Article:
When last we saw the Suck Less landscaping project, Bubba and I had planted 210 (!) low-water grass plugs in the front yard and I was praying that they would establish so I wouldn't look like a loser to all of my neighbors and greater Creation.
Afterward, in order to soothe my grass-establishing anxiety, I did some shopping, as is my way, and ordered "some wildflower bulbs".
Now, because I was mildly ashamed (and afraid) of my shopping trip, I didn't provide any real details about the "some wildflower bulbs" I'd purchased beyond linking to some vague description about the bulbs themselves. What I carefully left out was the amount of bulbs involved in this little Nature Shopping Spree of mine because, well, it was a little how you say, outrageous.
My friends, I ordered 800 (actual) bulbs. Yes. Eight Oh Oh bulbs. Wildflower ones. With the intention of planting them all in the front yard with the grass plugs to hopefully create this bucolic meadow scene sometime in the future.
And then, perhaps as a gesture of fortitude and determination, I also purchased the suggested small bulb planting tool because even then I knew I was in over my head and would need all the help I could get.
And need it, I surely fucking did.
WOW. People, 800 bulbs is a lot. Even when a lot of them are teeny and they all fit in your old broken plastic bucket.
And why would they all be mixed together in a giant bucket, indiscriminately mingling with one another leaving no way to tell (mostly) which were which and when in the springtime they'd bloom and how tall they'd be so that they don't block out the little teeny ones so you know where to plant each individual one for best effect?
Well, to answer that, let's just get on to Step #12 in this process of Sucking Less All The Time landscaping (Steps 1-2 are here and Steps 3-11 are here).
Step 12: Dump the contents of each bag of bulbs into one giant receptacle for planting indiscriminately because any other method would land you in the loony bin.
Box 1 of 2. Lord help me.
See, in my mind, I had originally planned to plant all these bulbs the same way I've always planted bulbs. I was going to take the bags out to the yard and toss them where I wanted to plant them. And then I would take my handy trowel and go from bag to bag (usually there's no more than half a dozen bags) planting the bulbs in clumps.
This has typically taken me about 30 minutes to an hour to complete in my great and untarnished history of planting bulbs.
I always put it off and put it off, but this task that seems like a pain is usually not a pain at all and in the springtime I am rewarded with lovely blooming things in the yard. Yay.
Well, let me be clear that this time, however, it was a pain and I should have been putting it off and putting it off because this time it would have been appropriate given the pain it involved.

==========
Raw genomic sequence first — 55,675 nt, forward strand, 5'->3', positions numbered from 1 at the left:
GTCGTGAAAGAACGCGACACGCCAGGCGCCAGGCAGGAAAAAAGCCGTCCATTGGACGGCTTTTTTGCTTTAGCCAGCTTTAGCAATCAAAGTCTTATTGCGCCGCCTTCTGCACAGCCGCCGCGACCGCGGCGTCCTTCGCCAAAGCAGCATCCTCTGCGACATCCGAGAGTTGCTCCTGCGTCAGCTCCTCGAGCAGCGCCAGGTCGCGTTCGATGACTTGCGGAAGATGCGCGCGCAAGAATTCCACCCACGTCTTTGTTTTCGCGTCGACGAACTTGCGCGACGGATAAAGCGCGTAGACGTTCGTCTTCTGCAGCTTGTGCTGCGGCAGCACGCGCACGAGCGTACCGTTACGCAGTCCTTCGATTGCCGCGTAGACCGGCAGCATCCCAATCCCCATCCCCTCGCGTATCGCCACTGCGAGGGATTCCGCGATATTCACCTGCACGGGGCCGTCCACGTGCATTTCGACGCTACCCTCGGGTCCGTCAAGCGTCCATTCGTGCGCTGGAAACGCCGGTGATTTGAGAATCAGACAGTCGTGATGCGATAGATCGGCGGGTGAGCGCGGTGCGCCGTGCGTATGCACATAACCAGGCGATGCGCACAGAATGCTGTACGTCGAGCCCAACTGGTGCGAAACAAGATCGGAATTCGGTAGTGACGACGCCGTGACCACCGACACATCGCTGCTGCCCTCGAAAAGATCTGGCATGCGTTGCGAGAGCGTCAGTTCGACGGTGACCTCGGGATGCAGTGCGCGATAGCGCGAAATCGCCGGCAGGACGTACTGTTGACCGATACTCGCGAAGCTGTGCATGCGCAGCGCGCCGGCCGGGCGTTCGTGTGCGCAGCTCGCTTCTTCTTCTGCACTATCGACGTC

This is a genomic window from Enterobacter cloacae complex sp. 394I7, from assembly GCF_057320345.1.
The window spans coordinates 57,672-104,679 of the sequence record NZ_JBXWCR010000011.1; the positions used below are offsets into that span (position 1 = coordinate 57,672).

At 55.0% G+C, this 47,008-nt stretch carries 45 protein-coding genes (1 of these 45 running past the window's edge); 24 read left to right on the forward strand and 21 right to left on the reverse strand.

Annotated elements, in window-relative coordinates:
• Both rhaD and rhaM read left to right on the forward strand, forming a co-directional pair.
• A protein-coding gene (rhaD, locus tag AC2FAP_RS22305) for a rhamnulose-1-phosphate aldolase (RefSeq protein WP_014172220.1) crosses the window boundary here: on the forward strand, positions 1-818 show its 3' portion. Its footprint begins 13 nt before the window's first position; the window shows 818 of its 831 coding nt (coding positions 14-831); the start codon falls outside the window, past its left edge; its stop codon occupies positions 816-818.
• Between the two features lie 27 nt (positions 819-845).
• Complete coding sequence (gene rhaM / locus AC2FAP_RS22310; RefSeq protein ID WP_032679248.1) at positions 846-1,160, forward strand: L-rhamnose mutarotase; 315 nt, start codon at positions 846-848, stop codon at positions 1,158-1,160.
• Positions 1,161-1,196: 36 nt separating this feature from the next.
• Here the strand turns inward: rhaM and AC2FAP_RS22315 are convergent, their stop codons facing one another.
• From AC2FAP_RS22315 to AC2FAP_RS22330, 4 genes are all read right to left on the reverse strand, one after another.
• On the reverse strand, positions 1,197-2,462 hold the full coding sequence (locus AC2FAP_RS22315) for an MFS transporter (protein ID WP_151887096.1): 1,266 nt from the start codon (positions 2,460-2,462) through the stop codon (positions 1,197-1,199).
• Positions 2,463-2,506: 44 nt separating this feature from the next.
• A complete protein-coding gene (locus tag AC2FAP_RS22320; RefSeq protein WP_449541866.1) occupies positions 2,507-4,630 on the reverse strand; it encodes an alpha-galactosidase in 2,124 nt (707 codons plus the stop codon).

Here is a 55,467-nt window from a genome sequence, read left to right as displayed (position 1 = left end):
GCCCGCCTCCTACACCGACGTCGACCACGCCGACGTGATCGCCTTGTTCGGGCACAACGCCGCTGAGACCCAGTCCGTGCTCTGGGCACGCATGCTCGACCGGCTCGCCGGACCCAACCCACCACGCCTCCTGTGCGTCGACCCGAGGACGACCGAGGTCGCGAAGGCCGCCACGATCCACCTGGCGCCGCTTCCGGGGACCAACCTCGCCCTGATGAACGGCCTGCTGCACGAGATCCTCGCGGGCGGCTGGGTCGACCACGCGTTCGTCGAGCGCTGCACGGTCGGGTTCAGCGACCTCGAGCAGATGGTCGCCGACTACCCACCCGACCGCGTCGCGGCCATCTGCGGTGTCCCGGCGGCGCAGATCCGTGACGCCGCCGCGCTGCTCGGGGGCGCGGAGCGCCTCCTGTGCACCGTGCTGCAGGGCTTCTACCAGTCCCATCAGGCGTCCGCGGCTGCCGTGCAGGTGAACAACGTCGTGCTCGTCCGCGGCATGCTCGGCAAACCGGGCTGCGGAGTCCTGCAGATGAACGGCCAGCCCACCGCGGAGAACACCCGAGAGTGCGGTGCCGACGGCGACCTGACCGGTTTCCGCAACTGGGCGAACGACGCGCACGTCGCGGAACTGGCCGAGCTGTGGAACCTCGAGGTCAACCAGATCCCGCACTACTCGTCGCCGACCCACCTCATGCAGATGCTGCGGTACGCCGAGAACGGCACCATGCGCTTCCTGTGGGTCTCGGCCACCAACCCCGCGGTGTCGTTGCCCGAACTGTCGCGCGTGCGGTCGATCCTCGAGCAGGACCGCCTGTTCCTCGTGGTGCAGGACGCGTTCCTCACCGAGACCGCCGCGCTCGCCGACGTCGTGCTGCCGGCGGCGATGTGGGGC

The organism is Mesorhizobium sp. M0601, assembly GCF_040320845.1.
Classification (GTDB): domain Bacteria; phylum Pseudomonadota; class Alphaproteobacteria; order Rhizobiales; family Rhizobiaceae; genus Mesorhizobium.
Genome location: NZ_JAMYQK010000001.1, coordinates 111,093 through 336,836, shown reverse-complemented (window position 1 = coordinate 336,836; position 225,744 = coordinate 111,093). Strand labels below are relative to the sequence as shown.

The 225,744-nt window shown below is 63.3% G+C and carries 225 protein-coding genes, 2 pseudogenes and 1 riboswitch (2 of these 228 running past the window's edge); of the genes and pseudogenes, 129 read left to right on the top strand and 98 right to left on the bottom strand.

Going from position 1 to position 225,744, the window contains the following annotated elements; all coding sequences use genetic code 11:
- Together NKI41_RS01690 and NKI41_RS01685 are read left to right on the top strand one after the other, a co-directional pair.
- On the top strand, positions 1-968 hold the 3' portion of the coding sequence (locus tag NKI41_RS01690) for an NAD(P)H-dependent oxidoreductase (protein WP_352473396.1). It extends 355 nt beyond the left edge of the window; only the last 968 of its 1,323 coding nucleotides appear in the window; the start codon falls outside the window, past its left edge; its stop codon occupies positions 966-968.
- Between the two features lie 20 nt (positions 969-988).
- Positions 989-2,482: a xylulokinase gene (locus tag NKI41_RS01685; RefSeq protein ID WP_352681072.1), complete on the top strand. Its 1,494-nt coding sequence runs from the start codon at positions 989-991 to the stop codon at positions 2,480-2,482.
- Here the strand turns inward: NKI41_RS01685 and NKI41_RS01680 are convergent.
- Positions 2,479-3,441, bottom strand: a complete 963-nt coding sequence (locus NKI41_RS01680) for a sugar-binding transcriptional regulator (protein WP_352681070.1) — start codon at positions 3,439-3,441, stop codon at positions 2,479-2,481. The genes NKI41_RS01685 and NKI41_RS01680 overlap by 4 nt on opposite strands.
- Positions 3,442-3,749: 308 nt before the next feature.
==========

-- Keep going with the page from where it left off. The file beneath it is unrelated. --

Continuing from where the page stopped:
And let me be clear that I didn't use this old tried and true method of bulb planting because if I had I would not be here typing this post for y'all to read. No. I'd be institutionalized with other criminally insane gardeners for putting a bulb planting spike through a passer-by's forehead.
It would have been bad, is what I'm saying.
So, thankfully, I opened up about my shopping misstep to our neighbors over dinner one night and they helpfully suggested that, rather than attempting to stage some sort of strategic coup in my front yard with specifically placed bulbs to allow for maximum height, space, design or other perfection, instead I should just dump all the bulbs in a bucket and go to work planting them just however they came out of the bucket.
Oh. You mean, without a plan?
I'll admit, at first this sounded like craziness. Like utter reckless lunacy. I couldn't fathom the haphazardness of this approach at all. Because my mind is small and my A/R is large.
But, when I received and opened the enormous box (like it could have been holding something as large as three Rockets), I knew there could be no other way. My patience would not have allowed for it.
And so sprung forth Step #12: take all the bulbs out of their little bags, pour them in a bucket and store all the bulb tags for future use as bookmarks or as reminders of weak moments of yore.
I swear this seemed like a lot of bulbs.
Lots of tags. For reminder's-sake.
And while it sorta sounds like I made this decision quickly and the ensuing dumping of bulbs into one bucket was a thoughtless, un-mulled scenario, I will tell you that it was not.
Oh no. I mulled it fervently for a solid week, as the box haunted me from my potting bench and then I mulled it some more during my shortish-long Saturday morning run (running update coming soon) and not until the bags were actually being emptied into the bucket was I secure in the knowledge that this is how the bulbs were going to get planted.